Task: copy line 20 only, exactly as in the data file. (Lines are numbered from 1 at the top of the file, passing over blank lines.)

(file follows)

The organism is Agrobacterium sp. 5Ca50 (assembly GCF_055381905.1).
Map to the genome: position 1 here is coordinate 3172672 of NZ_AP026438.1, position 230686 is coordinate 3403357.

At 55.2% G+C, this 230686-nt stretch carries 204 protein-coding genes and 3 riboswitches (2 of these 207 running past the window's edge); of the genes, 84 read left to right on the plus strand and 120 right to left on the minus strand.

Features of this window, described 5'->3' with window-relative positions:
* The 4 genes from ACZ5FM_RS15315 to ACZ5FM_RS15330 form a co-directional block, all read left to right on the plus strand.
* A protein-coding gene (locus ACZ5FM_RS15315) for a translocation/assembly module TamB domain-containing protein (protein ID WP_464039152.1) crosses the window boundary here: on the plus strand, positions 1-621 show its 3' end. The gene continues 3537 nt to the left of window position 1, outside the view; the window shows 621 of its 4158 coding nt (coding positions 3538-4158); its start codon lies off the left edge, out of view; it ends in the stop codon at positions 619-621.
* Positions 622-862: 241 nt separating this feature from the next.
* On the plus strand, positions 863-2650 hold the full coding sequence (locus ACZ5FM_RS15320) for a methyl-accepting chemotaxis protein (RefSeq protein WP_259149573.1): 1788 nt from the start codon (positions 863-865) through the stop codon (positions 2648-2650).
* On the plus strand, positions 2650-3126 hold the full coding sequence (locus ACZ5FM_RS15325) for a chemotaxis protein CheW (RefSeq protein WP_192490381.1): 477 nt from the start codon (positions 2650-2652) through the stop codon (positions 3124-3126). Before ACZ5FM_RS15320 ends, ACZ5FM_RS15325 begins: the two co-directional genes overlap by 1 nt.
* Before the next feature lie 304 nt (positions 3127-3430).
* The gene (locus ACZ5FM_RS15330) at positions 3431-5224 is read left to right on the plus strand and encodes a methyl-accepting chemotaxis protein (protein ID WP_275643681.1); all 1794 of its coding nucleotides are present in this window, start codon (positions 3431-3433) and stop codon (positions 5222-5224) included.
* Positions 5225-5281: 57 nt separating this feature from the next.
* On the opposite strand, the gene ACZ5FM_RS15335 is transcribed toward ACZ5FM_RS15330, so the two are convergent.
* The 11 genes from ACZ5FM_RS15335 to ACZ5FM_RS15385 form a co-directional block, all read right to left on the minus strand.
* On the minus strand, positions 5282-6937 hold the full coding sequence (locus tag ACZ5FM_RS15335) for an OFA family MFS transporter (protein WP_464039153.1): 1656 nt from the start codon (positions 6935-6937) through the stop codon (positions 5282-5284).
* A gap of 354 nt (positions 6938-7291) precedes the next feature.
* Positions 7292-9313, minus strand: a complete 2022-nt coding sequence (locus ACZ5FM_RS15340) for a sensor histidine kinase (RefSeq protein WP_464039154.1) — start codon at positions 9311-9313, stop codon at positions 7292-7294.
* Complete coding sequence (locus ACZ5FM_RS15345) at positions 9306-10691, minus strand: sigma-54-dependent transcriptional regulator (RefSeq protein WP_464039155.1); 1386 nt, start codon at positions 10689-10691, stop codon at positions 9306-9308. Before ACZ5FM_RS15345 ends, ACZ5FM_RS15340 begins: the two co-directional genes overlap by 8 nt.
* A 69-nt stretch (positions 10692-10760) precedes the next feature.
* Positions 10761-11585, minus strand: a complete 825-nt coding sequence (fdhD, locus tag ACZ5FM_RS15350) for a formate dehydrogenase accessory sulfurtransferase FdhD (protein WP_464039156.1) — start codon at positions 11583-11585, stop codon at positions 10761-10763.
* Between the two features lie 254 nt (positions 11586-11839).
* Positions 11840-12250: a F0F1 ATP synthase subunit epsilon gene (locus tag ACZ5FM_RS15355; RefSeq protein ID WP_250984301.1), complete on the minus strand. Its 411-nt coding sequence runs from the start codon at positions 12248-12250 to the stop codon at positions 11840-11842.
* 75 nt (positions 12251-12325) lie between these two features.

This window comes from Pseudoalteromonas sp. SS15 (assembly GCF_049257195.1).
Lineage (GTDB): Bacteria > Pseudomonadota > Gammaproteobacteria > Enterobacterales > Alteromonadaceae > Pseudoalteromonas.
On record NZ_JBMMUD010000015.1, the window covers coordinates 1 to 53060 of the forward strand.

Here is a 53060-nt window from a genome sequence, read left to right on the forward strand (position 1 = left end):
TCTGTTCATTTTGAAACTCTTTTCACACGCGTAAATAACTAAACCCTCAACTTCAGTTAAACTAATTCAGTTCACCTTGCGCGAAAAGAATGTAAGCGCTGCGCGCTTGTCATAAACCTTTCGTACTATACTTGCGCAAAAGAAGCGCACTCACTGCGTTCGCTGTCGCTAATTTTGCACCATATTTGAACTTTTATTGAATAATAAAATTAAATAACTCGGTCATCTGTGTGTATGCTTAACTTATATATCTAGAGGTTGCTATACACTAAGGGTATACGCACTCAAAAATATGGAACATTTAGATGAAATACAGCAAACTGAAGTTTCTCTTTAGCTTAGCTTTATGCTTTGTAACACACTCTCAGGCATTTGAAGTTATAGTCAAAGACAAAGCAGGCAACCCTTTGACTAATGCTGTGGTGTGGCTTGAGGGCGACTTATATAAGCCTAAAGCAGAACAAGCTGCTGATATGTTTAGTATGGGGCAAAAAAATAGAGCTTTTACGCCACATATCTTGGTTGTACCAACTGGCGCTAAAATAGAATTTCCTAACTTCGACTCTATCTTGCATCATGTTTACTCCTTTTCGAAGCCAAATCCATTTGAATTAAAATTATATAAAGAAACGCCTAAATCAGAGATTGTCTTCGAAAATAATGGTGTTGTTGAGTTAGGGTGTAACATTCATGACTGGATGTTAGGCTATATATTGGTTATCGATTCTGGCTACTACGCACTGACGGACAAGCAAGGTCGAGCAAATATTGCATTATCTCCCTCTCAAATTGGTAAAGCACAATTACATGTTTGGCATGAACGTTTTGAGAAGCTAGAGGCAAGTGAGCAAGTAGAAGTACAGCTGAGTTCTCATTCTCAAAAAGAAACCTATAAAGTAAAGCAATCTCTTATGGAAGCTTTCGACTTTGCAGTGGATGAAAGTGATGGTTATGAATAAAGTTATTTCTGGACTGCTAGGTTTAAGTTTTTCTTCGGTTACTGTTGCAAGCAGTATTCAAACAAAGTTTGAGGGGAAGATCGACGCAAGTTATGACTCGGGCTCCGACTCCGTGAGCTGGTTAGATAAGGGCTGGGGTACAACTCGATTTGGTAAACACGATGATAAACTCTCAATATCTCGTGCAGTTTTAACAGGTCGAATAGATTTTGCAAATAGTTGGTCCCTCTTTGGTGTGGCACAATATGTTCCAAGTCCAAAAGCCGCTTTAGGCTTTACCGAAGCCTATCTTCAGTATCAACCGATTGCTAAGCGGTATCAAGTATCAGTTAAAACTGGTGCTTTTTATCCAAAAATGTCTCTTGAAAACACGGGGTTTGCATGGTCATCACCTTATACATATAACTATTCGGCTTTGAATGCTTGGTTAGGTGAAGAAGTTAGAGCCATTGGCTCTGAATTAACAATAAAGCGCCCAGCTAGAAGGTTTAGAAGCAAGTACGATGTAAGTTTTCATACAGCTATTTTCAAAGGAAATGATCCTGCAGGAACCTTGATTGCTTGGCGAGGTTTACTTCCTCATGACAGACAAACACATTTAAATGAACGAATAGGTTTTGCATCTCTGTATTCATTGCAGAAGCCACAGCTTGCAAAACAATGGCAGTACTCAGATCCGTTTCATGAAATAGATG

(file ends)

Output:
* Positions 10761-11585, minus strand: a complete 825-nt coding sequence (fdhD, locus tag ACZ5FM_RS15350) for a formate dehydrogenase accessory sulfurtransferase FdhD (protein WP_464039156.1) — start codon at positions 11583-11585, stop codon at positions 10761-10763.